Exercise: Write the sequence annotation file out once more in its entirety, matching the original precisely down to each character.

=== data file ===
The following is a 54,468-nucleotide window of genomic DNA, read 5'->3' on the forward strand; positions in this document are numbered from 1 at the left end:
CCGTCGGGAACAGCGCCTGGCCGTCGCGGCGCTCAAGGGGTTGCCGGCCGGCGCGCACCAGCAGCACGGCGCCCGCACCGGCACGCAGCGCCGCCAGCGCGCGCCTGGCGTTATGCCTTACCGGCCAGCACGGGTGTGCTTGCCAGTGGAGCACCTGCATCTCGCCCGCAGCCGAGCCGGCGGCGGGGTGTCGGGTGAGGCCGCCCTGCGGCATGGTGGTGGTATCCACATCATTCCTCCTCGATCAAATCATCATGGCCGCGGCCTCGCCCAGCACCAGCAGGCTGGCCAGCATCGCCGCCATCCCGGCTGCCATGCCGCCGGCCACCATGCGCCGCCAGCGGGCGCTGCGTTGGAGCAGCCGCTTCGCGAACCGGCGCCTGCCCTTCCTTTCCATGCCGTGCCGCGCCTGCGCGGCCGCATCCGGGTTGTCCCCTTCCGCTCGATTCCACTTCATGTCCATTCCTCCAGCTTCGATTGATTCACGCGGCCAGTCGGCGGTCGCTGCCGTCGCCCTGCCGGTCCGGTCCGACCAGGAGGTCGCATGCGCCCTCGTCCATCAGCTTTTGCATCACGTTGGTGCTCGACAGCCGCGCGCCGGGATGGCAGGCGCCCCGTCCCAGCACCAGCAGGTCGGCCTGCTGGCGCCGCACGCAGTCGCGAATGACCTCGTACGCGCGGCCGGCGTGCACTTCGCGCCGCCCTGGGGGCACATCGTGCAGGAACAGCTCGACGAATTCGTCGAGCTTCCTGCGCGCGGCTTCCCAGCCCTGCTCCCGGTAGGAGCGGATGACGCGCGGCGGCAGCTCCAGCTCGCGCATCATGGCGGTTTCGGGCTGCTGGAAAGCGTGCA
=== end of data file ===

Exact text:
The following is a 54,468-nucleotide window of genomic DNA, read 5'->3' on the forward strand; positions in this document are numbered from 1 at the left end:
CCGTCGGGAACAGCGCCTGGCCGTCGCGGCGCTCAAGGGGTTGCCGGCCGGCGCGCACCAGCAGCACGGCGCCCGCACCGGCACGCAGCGCCGCCAGCGCGCGCCTGGCGTTATGCCTTACCGGCCAGCACGGGTGTGCTTGCCAGTGGAGCACCTGCATCTCGCCCGCAGCCGAGCCGGCGGCGGGGTGTCGGGTGAGGCCGCCCTGCGGCATGGTGGTGGTATCCACATCATTCCTCCTCGATCAAATCATCATGGCCGCGGCCTCGCCCAGCACCAGCAGGCTGGCCAGCATCGCCGCCATCCCGGCTGCCATGCCGCCGGCCACCATGCGCCGCCAGCGGGCGCTGCGTTGGAGCAGCCGCTTCGCGAACCGGCGCCTGCCCTTCCTTTCCATGCCGTGCCGCGCCTGCGCGGCCGCATCCGGGTTGTCCCCTTCCGCTCGATTCCACTTCATGTCCATTCCTCCAGCTTCGATTGATTCACGCGGCCAGTCGGCGGTCGCTGCCGTCGCCCTGCCGGTCCGGTCCGACCAGGAGGTCGCATGCGCCCTCGTCCATCAGCTTTTGCATCACGTTGGTGCTCGACAGCCGCGCGCCGGGATGGCAGGCGCCCCGTCCCAGCACCAGCAGGTCGGCCTGCTGGCGCCGCACGCAGTCGCGAATGACCTCGTACGCGCGGCCGGCGTGCACTTCGCGCCGCCCTGGGGGCACATCGTGCAGGAACAGCTCGACGAATTCGTCGAGCTTCCTGCGCGCGGCTTCCCAGCCCTGCTCCCGGTAGGAGCGGATGACGCGCGGCGGCAGCTCCAGCTCGCGCATCATGGCGGTTTCGGGCTGCTGGAAAGCGTGCA